Monday, June 24, 2013

What yoga can do for weight management

In my experience, yoga is the best medicine for weight management. How many of us have struggled with our weight at some point or another? Well, yoga has always shown us a way to integrate mind with body and here’s how that can help keep the balance from tipping.

Life in the modern world is stressful. That’s pretty plain to see. Stress has a way of taking a toll on the body and, incidentally, makes a yo-yo out of body weight. So the first thing to do is reduce stress. Yoga is one of those stress-relieving practices, so remarkable in it’s effect, one cant help but sit up and take note. Anyone who has practiced any yoga at all will testify to that.

So how does yoga do it? And what happens when we get stressed?

The body, in response to stress, produces (in direct proportion to stress) a hormone called cortisol. Cortisol has the dubious distinction of stimulating our appetite – aka over eating due to stress. It also stands out because it efficiently converts all additional calories (those we don't burn) into fat. That’s not the worst of it. This converted fat gets stored in the abdomen, paving the way for diseases such as diabetes type II and heart disease. Adrenalin  also floods the blood stream during times of stress.  This shuts down  the creative thinking and problem solving abilities of the brain,   slows down digestions, induces salt retention and adds to  weight gain . Scientists also say that the pre-frontal cortex , the part of the brain that handles emotions, is linked to the primitive brain, the amygdala. Hence, when under emotional stress, the amygdala gets excited and stimulates the wrong types of behaviours such as excessive eating. Stress also reduces the body’s ability to absorb nutrients from food and reduces immune function.

Yoga is the perfect antidote to stress. It  encourages the release of serotonin – the happiness hormone of the brain because it relaxes the body to that extent. Seratonin is a neurotransmitter found in the pineal gland, gut, CNS and blood platelets. It plays an important role in regulating the functioning of these systems and organs in the body. Seratonin therefore, is all important in the regulation of sleep, mood, learning, and now there is scientific evidence to show that it might also be useful in the  management of anxiety and migraine headaches, and importantly,  our appetite as well.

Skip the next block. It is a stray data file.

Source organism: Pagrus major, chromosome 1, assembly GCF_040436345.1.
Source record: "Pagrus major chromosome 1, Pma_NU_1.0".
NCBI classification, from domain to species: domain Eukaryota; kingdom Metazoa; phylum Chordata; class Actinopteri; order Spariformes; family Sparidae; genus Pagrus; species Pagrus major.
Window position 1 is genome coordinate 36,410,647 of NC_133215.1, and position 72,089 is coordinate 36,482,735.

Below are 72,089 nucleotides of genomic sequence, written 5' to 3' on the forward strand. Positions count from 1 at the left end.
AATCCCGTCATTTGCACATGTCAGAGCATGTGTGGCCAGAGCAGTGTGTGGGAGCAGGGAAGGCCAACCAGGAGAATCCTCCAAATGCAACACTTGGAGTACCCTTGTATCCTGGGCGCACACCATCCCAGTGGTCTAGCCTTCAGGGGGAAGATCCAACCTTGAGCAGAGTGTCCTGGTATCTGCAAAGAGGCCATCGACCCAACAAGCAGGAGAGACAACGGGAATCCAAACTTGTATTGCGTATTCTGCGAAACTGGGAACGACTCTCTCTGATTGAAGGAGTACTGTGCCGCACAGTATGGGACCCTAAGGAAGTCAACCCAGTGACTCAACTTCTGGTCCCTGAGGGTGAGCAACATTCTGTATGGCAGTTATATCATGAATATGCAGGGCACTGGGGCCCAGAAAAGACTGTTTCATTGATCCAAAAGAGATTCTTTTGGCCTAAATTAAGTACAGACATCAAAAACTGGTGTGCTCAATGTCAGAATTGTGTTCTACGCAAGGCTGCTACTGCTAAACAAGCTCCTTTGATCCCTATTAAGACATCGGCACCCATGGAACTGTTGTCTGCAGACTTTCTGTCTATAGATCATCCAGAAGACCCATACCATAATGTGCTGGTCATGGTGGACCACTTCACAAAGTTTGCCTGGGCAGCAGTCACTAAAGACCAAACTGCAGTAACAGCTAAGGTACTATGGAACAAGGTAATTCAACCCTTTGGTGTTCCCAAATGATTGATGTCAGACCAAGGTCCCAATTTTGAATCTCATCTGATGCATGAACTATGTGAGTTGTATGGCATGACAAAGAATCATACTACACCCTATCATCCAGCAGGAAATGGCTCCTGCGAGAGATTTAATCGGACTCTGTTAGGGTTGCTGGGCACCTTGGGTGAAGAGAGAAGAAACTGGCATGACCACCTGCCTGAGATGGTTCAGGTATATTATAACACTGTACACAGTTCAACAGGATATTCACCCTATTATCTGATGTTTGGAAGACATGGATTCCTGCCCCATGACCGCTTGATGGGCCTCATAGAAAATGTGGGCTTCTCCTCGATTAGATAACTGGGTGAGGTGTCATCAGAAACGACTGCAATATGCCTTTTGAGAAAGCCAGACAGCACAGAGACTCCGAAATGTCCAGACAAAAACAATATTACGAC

So. Yoga beats stress beats cortisol and adrenalin explosion in the blood stream and gives the body a boost of serotonin instead. Burning calories on the mat is obviously just a small part of it, although that can be useful too.

Another thing I have found with yoga is that if practiced consciously, it makes me more aware of my body and it’s processes. I eat with more awareness (well, mostly anyway!) and because of that, I eat a bit less than I would otherwise. The digestive system sends a signal saying “enough” and it’s best we listen to it. I also become more aware of what I put into my gut  - foods that make me feel bloated, for example, I will steer clear of. This information will only ever come to me if I remain attentive to and aware of my body. An invaluable skill that a regular, consistent and mindful practice of yoga will bestow on us.

Of course, excess body weight may have nothing to do with what or how much we eat. Issues with body weight have often been linked to our emotional baggage. What drives us? Getting to the bottom of why we do what we do could be a useful clue to understanding why we eat the way we do, or even why we keep the weight no matter what we do.. Yoga brings us in close touch with that elusive thing called emotion and shows us that it is safe to let go.

And finally, diets. They are a big no-no according to research and information on weight management. They mislead us into a sense of false hope, putting us into a loop of expectations, disappointments and eating binges. A healthy plan of action, a balanced approach to food (eat to live, don't live to eat kind of thing) and a commitment to exercise could help immensely. After all, it is important that we enjoy our food, but It is also important that we stay connected to the body and thereby, to ourselves if we are to enjoy good health over the long run.

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